How Pat Michaels Helps Kill the Credibility of CATO and All Climate Science Deniers
Dana Nuccitelli, in a Skeptical Science crosspost
Patrick Michaels is a research fellow at the Cato Institute think tank, the chief editor of the website World Climate Report, has been given a climate blog at the business magazine Forbes, and his articles are frequently re-posted at climate “skeptic” blogs like Watts Up With That (WUWT). Despite his clear conflict of interest (Michaels has estimated that 40% of his work is funded by the petroleum industry), many people continue to rely on him as a reliable source of climate information. This is an unwise choice, because Michaels also has a long history of badly distorting climate scientists’ work. In fact, not only does Michaels misrepresent climate research on a regular basis, but on several occasions he has gone as far as to manipulate other scientists’ figures by deleting parts he doesn’t like.
Patrick Michaels is a serial deleter of inconvenient data.
Skeptical Science has previously documented the most high-profile example of Michaels’ serial data deletions, which involved James Hansen’s 1988 study projecting future global warming. James Hansen is a scientist at the NASA Goddard Institute for Space Studies (GISS), and one of the world’s foremost climate scientists.
Climate scientists aren’t in the business of predicting how human greenhouse gas emissions will change in the future – that is a policy question. Instead, climate scientists predict how the climate will change in response to a series of possible emissions scenarios (for example, continuing with business-as-usual emissions, dramatically cutting our emissions starting in the year 2020, etc.). In 1988, Hansen used the NASA GISS climate model to predict how the planet would respond to three possible scenarios. Scenario A assumed continued exponential (accelerating) greenhouse gas growth. Scenario B assumed a reduced linear rate of growth, and Scenario C assumed a rapid decline in greenhouse gas emissions around the year 2000. Hansen believed Scenario B was the most likely to come to fruition, and indeed it has been the closest to reality thus far. In the summer of 1988, Hansen presented his results in testimony before U.S. Congress.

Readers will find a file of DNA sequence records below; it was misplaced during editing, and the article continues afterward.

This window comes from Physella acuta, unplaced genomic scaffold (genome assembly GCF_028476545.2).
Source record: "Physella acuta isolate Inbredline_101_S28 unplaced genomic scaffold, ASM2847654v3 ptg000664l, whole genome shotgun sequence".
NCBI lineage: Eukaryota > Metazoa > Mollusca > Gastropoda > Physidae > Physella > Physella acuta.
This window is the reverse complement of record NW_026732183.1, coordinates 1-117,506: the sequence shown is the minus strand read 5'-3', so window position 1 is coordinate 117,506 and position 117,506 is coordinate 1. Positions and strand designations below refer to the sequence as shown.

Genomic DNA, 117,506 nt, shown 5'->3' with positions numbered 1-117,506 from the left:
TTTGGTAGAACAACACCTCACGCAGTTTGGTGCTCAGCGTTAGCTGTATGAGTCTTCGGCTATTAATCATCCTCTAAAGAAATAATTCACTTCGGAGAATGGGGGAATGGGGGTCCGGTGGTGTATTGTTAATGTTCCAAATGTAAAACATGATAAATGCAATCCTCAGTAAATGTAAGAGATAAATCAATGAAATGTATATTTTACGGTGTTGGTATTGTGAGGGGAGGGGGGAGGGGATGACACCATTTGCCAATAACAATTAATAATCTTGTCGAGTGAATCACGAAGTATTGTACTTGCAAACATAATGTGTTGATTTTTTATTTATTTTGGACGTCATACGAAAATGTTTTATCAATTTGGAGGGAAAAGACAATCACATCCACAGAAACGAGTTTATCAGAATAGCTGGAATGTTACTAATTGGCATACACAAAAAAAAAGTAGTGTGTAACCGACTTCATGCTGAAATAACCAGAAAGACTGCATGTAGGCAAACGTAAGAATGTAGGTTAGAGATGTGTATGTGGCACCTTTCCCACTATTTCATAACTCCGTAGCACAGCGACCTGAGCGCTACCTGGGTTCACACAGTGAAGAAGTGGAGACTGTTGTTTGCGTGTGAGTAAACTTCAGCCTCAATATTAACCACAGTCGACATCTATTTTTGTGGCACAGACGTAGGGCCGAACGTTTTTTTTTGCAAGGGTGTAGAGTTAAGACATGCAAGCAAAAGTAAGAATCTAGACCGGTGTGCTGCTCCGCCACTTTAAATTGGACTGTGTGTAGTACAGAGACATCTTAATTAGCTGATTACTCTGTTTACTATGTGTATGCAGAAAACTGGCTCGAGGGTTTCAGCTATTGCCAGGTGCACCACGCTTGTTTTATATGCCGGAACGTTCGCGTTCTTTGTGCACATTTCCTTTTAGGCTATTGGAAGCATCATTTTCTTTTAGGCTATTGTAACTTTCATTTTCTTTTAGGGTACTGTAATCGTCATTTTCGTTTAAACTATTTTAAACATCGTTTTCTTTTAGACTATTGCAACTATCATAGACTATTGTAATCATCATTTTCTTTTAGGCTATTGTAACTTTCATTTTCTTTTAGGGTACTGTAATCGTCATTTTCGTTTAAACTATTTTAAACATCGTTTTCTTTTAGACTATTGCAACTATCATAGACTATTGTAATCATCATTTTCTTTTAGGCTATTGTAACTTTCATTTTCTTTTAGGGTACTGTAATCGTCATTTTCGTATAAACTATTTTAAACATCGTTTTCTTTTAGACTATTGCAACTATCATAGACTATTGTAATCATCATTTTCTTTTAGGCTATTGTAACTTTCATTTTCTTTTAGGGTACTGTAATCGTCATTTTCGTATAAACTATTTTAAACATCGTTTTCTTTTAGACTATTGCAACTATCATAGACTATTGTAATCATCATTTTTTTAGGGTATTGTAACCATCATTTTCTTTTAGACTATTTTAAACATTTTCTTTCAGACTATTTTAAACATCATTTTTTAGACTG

Ten years later, with the Kyoto Protocol international agreement to reduce greenhouse gas emissions in the works, Patrick Michaels was invited to testify before Congress about the state of climate science. He spoke of Hansen’s 1988 study, and in the process, grossly misrepresented its projections and accuracy by deleting Scenarios B and C, wrongly asserting that the planet had warmed “more than four times less than Hansen predicted.”
James Hansen had this to say about Patrick Michaels’ distortion of his work:
“Pat Michaels, has taken the graph from our 1988 paper with simulated global temperatures for scenarios A, B and C, erased the results for scenarios B and C, and shown only the curve for scenario A in public presentations, pretending that it was my prediction for climate change. Is this treading close to scientific fraud?”
Michaels certainly didn’t mess around with his first known case of data deletion, using it to mislead our policymakers as they decided whether or not to commit to reducing American greenhouse gas emissions (they ultimately refused to ratify the Kyoto Protocol). Michaels’ other data deletions, while being equally misleading, were not made on nearly as grand of a stage.